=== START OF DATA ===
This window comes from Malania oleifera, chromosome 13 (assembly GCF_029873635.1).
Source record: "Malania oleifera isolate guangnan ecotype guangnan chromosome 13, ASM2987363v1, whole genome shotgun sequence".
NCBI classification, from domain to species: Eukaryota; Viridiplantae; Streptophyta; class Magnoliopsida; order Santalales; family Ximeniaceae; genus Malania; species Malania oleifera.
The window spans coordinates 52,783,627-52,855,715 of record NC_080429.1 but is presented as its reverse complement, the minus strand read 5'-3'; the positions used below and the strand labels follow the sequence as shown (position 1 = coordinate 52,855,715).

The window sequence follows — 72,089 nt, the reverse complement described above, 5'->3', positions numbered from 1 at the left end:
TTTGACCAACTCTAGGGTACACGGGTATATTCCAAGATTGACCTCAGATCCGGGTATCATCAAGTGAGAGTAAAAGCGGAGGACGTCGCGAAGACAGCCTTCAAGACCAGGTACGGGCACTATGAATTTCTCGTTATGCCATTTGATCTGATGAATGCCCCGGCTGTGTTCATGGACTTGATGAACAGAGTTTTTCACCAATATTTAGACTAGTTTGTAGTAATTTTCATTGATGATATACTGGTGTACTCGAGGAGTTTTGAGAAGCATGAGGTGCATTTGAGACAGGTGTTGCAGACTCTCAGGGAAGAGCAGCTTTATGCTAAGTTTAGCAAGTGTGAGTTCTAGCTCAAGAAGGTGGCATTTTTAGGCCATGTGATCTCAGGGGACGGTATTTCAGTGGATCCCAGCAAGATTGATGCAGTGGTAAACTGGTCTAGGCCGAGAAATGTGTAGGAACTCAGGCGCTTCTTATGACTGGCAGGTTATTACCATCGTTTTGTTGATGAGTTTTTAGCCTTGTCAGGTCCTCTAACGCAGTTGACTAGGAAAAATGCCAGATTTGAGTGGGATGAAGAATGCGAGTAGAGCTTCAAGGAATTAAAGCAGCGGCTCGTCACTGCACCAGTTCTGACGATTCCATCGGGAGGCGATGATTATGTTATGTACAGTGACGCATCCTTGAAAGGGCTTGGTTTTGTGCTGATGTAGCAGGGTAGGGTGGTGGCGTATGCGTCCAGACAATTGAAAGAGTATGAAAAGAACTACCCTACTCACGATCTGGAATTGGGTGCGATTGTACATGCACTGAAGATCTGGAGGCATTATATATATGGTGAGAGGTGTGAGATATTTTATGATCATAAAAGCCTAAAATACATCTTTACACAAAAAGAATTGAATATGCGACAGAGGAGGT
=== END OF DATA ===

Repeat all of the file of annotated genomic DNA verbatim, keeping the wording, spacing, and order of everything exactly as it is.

This window comes from Malania oleifera, chromosome 13 (assembly GCF_029873635.1).
Source record: "Malania oleifera isolate guangnan ecotype guangnan chromosome 13, ASM2987363v1, whole genome shotgun sequence".
NCBI classification, from domain to species: Eukaryota; Viridiplantae; Streptophyta; class Magnoliopsida; order Santalales; family Ximeniaceae; genus Malania; species Malania oleifera.
The window spans coordinates 52,783,627-52,855,715 of record NC_080429.1 but is presented as its reverse complement, the minus strand read 5'-3'; the positions used below and the strand labels follow the sequence as shown (position 1 = coordinate 52,855,715).

The window sequence follows — 72,089 nt, the reverse complement described above, 5'->3', positions numbered from 1 at the left end:
TTTGACCAACTCTAGGGTACACGGGTATATTCCAAGATTGACCTCAGATCCGGGTATCATCAAGTGAGAGTAAAAGCGGAGGACGTCGCGAAGACAGCCTTCAAGACCAGGTACGGGCACTATGAATTTCTCGTTATGCCATTTGATCTGATGAATGCCCCGGCTGTGTTCATGGACTTGATGAACAGAGTTTTTCACCAATATTTAGACTAGTTTGTAGTAATTTTCATTGATGATATACTGGTGTACTCGAGGAGTTTTGAGAAGCATGAGGTGCATTTGAGACAGGTGTTGCAGACTCTCAGGGAAGAGCAGCTTTATGCTAAGTTTAGCAAGTGTGAGTTCTAGCTCAAGAAGGTGGCATTTTTAGGCCATGTGATCTCAGGGGACGGTATTTCAGTGGATCCCAGCAAGATTGATGCAGTGGTAAACTGGTCTAGGCCGAGAAATGTGTAGGAACTCAGGCGCTTCTTATGACTGGCAGGTTATTACCATCGTTTTGTTGATGAGTTTTTAGCCTTGTCAGGTCCTCTAACGCAGTTGACTAGGAAAAATGCCAGATTTGAGTGGGATGAAGAATGCGAGTAGAGCTTCAAGGAATTAAAGCAGCGGCTCGTCACTGCACCAGTTCTGACGATTCCATCGGGAGGCGATGATTATGTTATGTACAGTGACGCATCCTTGAAAGGGCTTGGTTTTGTGCTGATGTAGCAGGGTAGGGTGGTGGCGTATGCGTCCAGACAATTGAAAGAGTATGAAAAGAACTACCCTACTCACGATCTGGAATTGGGTGCGATTGTACATGCACTGAAGATCTGGAGGCATTATATATATGGTGAGAGGTGTGAGATATTTTATGATCATAAAAGCCTAAAATACATCTTTACACAAAAAGAATTGAATATGCGACAGAGGAGGT